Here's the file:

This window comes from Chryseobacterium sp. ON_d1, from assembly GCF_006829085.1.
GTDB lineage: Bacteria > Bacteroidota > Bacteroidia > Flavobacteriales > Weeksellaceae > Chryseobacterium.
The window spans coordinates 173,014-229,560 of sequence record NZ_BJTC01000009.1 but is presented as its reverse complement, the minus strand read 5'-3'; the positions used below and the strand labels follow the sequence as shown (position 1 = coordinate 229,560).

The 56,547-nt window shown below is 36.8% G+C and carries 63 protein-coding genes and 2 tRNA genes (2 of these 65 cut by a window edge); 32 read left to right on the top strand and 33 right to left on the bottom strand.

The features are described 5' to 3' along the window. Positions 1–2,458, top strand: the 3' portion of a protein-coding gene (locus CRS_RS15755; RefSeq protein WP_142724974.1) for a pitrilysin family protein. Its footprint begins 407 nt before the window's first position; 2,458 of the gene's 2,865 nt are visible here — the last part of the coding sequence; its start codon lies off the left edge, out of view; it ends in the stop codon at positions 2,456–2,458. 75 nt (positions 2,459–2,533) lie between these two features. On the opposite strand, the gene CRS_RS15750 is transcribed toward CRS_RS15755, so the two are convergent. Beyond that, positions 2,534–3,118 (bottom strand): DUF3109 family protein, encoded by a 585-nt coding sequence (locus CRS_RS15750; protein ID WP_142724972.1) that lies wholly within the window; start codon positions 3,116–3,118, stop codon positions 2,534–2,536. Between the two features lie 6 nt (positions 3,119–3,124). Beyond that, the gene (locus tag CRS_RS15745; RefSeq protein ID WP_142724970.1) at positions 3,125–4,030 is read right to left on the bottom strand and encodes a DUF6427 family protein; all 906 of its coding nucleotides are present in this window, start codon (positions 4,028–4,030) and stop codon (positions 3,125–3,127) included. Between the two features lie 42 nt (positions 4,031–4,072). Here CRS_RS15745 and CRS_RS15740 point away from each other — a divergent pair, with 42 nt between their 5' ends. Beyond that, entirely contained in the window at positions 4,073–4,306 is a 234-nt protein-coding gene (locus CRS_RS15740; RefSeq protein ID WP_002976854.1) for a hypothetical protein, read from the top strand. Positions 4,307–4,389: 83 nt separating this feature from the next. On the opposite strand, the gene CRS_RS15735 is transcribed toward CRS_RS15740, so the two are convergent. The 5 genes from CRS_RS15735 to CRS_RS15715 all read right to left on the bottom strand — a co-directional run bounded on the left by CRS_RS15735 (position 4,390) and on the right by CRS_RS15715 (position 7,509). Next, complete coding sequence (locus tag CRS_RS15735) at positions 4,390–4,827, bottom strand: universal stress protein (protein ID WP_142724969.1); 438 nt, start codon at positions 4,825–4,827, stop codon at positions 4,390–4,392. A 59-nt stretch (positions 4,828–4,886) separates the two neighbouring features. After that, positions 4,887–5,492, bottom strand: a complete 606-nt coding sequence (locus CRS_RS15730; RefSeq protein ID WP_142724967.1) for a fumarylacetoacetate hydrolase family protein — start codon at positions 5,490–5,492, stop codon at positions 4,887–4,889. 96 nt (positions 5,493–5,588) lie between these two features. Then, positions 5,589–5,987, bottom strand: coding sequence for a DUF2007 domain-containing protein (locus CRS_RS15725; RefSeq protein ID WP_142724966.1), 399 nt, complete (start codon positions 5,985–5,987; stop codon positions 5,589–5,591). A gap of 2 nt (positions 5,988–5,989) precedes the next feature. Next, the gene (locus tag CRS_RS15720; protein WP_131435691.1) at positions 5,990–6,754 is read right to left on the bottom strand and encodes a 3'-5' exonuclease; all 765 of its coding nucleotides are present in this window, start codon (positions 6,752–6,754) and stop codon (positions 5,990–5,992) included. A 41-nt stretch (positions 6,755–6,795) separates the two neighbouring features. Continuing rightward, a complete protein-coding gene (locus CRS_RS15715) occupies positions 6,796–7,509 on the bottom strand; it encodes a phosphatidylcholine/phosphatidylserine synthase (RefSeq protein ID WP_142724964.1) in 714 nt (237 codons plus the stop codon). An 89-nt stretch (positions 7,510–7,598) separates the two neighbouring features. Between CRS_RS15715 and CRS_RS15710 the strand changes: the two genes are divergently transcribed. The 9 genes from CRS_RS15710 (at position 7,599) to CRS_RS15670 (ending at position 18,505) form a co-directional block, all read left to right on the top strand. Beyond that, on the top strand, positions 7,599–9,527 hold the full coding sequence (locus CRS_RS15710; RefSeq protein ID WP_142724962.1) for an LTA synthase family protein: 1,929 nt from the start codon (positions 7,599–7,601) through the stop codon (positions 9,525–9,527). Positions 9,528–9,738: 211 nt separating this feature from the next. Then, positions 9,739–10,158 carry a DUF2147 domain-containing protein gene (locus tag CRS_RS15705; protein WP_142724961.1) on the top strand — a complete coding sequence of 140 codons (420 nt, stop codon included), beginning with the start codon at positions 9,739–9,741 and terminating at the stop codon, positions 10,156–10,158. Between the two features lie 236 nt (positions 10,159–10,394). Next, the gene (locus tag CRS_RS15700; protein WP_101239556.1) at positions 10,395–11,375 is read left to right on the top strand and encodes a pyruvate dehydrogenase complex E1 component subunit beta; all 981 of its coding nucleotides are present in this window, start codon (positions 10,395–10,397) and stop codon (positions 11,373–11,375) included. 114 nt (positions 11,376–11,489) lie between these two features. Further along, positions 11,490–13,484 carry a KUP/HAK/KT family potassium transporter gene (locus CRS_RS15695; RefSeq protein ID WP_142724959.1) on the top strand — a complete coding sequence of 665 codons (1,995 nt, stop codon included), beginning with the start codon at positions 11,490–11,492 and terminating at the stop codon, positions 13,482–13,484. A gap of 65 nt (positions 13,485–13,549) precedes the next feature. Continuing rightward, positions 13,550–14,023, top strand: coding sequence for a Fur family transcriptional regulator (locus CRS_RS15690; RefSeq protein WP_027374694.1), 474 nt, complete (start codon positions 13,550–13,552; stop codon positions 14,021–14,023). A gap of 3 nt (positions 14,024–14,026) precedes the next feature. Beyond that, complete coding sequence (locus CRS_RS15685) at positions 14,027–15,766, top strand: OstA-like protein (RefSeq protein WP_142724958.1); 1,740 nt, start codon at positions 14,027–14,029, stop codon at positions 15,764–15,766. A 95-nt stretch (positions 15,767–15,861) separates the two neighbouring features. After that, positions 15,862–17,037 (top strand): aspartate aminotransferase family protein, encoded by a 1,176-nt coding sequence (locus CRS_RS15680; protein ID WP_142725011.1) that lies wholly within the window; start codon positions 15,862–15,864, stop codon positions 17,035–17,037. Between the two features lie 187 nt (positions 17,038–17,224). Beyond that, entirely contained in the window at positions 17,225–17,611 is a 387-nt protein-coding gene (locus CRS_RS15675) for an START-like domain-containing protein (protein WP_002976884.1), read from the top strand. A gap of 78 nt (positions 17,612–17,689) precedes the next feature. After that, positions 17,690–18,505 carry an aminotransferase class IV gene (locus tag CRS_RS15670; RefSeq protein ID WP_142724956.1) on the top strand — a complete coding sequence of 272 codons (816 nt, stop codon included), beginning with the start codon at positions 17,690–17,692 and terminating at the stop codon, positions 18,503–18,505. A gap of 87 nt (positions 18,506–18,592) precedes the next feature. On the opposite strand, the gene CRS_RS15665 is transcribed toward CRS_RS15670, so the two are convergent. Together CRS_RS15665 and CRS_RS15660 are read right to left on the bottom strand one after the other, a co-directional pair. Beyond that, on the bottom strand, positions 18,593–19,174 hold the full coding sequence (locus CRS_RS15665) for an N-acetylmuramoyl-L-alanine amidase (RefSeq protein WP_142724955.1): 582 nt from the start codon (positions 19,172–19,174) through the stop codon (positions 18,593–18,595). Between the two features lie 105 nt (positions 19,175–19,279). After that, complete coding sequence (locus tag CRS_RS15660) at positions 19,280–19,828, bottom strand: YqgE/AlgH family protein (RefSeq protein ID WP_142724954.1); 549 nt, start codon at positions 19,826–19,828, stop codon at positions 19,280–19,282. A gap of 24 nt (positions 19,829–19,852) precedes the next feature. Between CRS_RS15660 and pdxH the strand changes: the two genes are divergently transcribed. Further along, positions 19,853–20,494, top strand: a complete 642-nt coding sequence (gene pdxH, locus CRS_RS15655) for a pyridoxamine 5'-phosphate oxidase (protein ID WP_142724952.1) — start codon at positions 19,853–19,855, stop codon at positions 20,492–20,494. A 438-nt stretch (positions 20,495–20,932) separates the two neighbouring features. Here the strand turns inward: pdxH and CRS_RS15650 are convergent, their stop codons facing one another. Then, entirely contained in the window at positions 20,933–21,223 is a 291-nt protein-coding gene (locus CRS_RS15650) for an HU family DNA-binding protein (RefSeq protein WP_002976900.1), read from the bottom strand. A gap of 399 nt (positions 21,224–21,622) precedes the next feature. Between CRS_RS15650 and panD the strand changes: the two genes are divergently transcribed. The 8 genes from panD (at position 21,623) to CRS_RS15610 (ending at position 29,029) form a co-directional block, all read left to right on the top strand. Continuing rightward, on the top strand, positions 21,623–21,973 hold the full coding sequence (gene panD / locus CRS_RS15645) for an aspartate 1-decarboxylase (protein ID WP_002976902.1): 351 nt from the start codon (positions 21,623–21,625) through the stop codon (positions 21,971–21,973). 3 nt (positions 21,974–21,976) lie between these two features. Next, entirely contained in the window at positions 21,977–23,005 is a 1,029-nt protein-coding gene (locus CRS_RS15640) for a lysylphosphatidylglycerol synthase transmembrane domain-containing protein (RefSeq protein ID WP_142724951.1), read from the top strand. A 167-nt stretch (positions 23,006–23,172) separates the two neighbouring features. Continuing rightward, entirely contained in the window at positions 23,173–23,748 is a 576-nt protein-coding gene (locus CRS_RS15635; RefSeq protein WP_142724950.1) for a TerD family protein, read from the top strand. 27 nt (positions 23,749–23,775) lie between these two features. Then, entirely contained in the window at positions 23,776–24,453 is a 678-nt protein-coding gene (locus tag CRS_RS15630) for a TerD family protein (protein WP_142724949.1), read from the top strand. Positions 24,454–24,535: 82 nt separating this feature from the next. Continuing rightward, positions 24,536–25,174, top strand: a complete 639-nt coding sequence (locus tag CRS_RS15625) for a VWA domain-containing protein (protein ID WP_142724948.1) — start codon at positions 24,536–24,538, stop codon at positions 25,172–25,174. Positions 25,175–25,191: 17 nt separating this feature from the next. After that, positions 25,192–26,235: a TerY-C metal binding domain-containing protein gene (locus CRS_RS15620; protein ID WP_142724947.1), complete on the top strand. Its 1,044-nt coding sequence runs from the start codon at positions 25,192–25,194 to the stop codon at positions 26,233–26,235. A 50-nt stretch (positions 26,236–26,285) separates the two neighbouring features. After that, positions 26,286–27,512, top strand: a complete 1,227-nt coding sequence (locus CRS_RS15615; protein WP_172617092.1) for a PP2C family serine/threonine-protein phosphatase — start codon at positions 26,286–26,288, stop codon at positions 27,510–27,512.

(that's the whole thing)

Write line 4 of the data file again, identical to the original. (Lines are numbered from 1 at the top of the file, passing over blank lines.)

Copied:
The 56,547-nt window shown below is 36.8% G+C and carries 63 protein-coding genes and 2 tRNA genes (2 of these 65 cut by a window edge); 32 read left to right on the top strand and 33 right to left on the bottom strand.